The safety of conception, pregnancy and childbirth, the birth of a healthy child in Islam is determined by the fact that a woman has no obligation to work and support herself, let alone her children. It is exclusively a man’s responsibility to support a woman (including during pregnancy) and a child or children, even if the woman is richer. Moreover, if a woman’s health requires more rest (for a number of objective reasons), then the spouse must find her a housekeeper or, in addition to his work, do some of the household chores. Also, the husband is responsible for the woman’s regular visits to the doctor, taking vitamins, proper nutrition, etc. The choice of a spouse according to Islam is also a pragmatic procedure: decisions are taken with consideration of the potential partner’s religiosity, beauty (external and internal, including signs of health), gender (including genetic inheritance) and private property.
Reproductive behavior is an integral system of actions, relationships and mental states of an individual aimed at giving birth or refusing to give birth to a child of any order, in marriage and out of wedlock.
Reproductive (gender) behavior may be of three types:
- The actual reproductive behavior – a set of behavioral acts and decisions directly aimed at the birth of a child
- Contraceptive behavior – actions aimed at preventing conception
- Abortive behavior – actions aimed at preventing unwanted birth
Reproductive behavior, or focusing on having a child, is one of the main reasons for creating a family in Islam (the second is the satisfaction of sexual needs).
The prenatal development of a child is fully described in the Quran (if we take into account the fact of its appearance in the 7th century), its stages are analyzed in detail.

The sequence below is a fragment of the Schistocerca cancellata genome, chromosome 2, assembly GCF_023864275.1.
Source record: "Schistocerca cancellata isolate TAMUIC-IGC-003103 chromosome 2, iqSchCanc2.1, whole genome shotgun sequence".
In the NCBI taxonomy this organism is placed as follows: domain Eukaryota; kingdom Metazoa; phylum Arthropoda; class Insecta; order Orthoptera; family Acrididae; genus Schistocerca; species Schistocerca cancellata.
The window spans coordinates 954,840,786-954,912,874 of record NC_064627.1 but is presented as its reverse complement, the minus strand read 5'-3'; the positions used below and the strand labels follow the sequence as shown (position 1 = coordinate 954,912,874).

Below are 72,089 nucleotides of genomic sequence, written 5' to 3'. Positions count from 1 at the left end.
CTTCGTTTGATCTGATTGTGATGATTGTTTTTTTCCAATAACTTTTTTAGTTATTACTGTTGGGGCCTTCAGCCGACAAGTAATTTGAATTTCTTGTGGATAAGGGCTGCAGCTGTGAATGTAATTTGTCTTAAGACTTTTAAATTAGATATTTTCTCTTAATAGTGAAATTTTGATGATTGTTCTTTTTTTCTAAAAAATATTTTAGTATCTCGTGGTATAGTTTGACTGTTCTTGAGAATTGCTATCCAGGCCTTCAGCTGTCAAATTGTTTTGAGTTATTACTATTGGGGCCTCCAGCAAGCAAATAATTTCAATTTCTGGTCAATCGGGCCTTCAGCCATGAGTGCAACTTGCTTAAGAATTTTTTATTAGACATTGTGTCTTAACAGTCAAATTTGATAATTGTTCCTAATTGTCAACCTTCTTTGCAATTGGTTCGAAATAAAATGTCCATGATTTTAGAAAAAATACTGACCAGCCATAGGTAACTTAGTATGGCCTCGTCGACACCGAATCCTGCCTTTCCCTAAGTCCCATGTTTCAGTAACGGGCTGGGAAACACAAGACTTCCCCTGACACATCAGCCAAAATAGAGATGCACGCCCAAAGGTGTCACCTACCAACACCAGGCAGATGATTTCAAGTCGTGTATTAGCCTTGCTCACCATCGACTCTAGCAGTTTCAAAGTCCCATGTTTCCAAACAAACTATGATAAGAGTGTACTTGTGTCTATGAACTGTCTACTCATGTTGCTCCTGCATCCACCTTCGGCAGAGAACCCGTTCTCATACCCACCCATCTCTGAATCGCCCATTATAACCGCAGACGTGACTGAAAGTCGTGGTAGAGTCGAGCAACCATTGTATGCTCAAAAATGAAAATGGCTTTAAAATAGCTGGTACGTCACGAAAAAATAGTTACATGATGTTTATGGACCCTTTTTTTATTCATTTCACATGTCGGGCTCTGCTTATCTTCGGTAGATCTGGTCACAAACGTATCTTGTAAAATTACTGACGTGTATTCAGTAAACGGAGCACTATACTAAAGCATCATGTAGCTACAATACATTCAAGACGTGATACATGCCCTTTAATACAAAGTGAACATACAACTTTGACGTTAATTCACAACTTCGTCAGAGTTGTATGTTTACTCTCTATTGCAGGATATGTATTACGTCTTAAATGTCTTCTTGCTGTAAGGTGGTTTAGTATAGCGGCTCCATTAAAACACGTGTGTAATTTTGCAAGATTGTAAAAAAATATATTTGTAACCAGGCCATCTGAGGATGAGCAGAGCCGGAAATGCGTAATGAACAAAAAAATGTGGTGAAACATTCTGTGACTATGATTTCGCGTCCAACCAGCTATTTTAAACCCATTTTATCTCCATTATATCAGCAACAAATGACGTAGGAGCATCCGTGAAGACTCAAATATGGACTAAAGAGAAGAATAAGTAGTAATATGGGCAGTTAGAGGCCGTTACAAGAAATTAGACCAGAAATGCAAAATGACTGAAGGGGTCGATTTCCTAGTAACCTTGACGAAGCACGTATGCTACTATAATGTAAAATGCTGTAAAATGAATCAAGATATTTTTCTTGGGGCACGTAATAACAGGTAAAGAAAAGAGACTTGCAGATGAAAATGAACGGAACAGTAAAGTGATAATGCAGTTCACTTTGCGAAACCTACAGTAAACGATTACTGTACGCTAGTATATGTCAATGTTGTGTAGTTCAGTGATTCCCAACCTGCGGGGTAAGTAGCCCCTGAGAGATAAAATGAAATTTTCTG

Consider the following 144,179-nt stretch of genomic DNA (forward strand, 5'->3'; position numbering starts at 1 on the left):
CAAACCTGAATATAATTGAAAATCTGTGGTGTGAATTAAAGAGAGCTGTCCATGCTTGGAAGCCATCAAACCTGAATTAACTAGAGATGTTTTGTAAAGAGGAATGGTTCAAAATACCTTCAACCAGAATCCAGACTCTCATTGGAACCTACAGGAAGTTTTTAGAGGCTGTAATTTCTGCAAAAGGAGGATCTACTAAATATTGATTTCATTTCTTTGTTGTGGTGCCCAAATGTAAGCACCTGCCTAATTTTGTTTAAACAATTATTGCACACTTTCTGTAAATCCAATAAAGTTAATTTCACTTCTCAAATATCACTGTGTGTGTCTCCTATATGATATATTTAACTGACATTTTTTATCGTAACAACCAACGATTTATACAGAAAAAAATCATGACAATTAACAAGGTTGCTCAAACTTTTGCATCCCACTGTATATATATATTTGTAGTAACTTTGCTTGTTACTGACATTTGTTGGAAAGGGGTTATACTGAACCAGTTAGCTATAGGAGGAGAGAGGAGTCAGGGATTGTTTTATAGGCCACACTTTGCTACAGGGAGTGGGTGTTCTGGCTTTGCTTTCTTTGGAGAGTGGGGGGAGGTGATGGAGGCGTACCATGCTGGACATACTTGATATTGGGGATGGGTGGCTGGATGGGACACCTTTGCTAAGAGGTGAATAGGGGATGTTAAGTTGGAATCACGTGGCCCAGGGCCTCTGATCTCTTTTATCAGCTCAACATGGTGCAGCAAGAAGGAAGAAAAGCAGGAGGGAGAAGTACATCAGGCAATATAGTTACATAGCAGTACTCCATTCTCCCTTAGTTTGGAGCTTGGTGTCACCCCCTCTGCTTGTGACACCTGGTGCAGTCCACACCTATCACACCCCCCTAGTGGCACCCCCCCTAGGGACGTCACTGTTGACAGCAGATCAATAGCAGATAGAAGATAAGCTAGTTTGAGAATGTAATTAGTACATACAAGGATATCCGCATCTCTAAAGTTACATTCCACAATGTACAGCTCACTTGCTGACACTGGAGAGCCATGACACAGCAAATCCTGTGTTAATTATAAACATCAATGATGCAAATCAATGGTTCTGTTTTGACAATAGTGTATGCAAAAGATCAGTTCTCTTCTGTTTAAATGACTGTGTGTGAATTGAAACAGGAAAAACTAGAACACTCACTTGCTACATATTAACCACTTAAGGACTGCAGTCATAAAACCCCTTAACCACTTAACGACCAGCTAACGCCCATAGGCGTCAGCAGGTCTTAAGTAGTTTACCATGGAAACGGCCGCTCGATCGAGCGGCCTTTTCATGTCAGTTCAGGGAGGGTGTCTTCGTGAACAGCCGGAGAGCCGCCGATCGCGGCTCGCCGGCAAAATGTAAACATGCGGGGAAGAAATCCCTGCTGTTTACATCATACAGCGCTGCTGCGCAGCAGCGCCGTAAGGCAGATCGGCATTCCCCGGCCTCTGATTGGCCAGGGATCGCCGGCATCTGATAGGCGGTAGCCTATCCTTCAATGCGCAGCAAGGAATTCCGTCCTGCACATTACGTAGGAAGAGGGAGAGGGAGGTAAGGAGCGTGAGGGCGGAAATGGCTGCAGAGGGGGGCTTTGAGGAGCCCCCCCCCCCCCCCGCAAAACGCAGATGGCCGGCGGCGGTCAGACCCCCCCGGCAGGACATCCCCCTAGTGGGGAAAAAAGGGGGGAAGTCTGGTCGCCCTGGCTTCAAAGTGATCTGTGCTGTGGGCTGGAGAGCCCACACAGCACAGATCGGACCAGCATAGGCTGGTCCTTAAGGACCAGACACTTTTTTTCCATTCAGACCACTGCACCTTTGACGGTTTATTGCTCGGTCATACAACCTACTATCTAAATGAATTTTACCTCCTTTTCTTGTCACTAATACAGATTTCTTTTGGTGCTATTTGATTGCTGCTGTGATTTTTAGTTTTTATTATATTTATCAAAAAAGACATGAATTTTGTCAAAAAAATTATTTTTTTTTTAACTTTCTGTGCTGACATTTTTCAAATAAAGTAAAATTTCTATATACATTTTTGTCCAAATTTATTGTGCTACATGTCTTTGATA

According to Islam, the embryo initially does not have a soul; it is given to him either after the first 40 days of development, or after three times 40 days. After this time passes, an embryo becomes a partial human. This numerically defined period, which can be calculated with a sufficient degree of reliability, has also become a factor when making decisions to carry out abortions. At the same time, pregnancy in Islam is an honorable duty of a woman.
Despite the fact that in Islam there is an explicit command to have children, contraception has also been inherently stipulated and has not been a condemned action among Muslims. The modern concept of “family planning” is thus acceptable for Muslims, although certain planning methods may raise questions. Interrupted intercourse, barrier methods, lactation (lactational amenorrhea) and methods of contraception are recognized as acceptable. Doubtful methods include intrauterine devices, postcoital contraceptives, and tube blockages.
As for abortions, they can be allowed up to 7-8 weeks of pregnancy for serious medical (threat to the life and health of the mother and child) or social reasons (for example, rape), and in some cases up to 18-19 weeks of pregnancy. But, in general, abortion is not approved due to the fact that contraception is allowed and it is necessary to use it to prevent unwanted pregnancy.
IVF and other assisted reproductive technologies may be permitted by Muslim scholars, given that they are used exclusively by married couples. Usage of donor material or surrogate mothers is usually not allowed.
We can conclude that the reproductive cycle has been considered by the Islamic tradition since its formation. Many of the original norms remain relevant today.